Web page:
Decorative full-color example of Tallis's marvelous map of Scotland. The map shows Scotland, including the borders, highlands, and islands in clear detail. County lines are shown in tasteful bright colors. Topography is shown, and many of Scotland's famous Munroes are identifiable.
The map shows vignettes of six vignettes. The pastel coloring of Edinburgh tastefully shows Arthurs seat and Newtown as viewed from the Meadows. Also shown are kilt-laden Scotsmen playing shinty (a form of hockey) and deer stalking, Holyrood House, Burn's Monument on the outskirts of Ayr, and Scott's Monument in Edinburgh. All these vignettes show exquisite and attractive detail.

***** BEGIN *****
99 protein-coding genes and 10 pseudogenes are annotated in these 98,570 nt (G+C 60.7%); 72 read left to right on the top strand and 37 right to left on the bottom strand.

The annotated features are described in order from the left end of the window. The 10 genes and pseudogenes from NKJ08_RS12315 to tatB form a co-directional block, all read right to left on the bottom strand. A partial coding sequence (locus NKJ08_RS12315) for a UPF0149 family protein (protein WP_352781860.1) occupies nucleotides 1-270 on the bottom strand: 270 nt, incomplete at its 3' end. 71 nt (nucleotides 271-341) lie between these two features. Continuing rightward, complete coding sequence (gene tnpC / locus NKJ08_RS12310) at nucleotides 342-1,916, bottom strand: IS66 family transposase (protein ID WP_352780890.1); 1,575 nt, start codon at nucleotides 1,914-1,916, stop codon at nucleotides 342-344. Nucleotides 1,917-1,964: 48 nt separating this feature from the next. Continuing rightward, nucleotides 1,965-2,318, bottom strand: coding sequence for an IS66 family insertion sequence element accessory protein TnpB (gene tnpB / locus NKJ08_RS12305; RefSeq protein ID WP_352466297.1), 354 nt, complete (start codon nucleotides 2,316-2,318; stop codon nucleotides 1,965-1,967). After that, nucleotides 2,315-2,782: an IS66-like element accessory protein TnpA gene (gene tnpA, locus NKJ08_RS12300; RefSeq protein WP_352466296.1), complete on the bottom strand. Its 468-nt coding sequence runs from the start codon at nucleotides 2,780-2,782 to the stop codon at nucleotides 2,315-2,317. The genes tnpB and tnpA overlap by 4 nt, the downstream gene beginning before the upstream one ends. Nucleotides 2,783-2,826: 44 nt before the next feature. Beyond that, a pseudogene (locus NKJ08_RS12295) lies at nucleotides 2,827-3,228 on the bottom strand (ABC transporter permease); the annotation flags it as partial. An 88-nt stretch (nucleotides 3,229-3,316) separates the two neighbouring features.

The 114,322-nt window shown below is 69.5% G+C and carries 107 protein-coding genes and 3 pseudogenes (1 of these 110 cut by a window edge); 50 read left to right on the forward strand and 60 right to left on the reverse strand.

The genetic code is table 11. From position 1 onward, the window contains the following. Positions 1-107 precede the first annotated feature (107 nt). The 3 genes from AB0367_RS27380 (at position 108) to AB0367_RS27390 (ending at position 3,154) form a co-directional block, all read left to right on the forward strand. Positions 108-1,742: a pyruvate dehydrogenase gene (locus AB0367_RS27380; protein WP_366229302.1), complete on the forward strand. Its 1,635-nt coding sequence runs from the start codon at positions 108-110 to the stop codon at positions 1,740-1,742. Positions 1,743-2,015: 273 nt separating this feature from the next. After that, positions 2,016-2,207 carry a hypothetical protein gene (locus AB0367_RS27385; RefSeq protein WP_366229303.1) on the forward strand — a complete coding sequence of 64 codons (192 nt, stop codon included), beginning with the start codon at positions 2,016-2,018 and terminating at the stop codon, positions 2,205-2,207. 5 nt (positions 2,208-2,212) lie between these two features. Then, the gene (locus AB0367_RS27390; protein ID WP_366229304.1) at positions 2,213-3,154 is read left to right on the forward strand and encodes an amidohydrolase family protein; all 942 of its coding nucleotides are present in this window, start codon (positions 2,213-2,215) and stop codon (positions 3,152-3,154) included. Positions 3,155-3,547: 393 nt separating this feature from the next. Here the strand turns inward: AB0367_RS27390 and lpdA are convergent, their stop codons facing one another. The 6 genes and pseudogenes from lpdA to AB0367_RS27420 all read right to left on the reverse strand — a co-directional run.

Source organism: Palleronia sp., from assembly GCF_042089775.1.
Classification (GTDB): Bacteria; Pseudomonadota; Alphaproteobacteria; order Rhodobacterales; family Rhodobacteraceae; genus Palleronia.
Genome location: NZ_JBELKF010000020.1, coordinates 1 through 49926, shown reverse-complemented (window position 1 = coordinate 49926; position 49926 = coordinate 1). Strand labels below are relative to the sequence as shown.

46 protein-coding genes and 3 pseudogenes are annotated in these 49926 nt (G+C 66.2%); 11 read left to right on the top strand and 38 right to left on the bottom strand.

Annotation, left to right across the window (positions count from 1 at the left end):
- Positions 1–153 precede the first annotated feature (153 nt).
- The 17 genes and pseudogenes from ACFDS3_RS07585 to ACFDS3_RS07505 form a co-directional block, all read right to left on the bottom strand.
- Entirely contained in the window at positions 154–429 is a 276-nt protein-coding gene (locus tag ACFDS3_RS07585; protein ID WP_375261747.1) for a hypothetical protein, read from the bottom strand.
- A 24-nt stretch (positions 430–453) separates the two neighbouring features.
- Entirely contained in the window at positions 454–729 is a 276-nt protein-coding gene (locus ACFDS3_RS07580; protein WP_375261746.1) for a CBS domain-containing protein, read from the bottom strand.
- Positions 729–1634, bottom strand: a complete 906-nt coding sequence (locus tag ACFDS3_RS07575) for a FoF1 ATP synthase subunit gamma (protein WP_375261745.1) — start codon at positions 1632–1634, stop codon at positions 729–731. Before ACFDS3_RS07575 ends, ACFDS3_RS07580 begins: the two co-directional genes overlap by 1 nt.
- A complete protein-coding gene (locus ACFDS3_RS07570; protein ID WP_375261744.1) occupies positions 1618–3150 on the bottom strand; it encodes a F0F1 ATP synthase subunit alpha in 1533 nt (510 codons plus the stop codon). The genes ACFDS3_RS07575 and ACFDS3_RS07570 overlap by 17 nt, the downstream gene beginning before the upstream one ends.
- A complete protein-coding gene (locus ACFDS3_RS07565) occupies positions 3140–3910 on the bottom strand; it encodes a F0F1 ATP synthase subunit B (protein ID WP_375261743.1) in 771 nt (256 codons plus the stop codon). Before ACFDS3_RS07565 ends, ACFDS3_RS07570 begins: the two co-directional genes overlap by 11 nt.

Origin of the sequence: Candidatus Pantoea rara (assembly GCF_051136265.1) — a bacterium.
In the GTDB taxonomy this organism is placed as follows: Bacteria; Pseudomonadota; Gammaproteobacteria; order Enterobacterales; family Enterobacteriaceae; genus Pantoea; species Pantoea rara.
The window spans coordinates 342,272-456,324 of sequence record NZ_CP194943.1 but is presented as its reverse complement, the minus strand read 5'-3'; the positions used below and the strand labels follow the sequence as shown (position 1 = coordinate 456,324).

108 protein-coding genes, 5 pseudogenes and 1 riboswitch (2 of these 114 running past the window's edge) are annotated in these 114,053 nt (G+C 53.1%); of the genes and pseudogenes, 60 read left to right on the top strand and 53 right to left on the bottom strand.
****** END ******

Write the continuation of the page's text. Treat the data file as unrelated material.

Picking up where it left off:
This map was engraved for R. Montgomery Martin's Illustrated Atlas of the World. Tallis was one of the last great decorative map makers and his maps are prized for the wonderful vignettes they often contain.
John Tallis (1817-1876) was a British map publisher. Born in the Midlands, Tallis came to London in the 1840s. Tallis began his London career with a series of remarkable London street views. He began a partnership with a Frederick Tallis, possibly his brother, but their collaboration ended in 1849. For the Great Exhibition of 1851, Tallis published the Illustrated World Atlas, one of the last series of decorative world maps ever produced. The maps were engraved by John Rapkin, a skilled artisan. The maps were later reissued by the London Printing & Publishing Company, who left the Tallis imprint intact, thus ensuring his enduring fame. In 1858, he began publication of the popular Illustrated News of the World and National Portrait Gallery of Eminent Personages, selling it in 1861 (it ceased publication in 1863).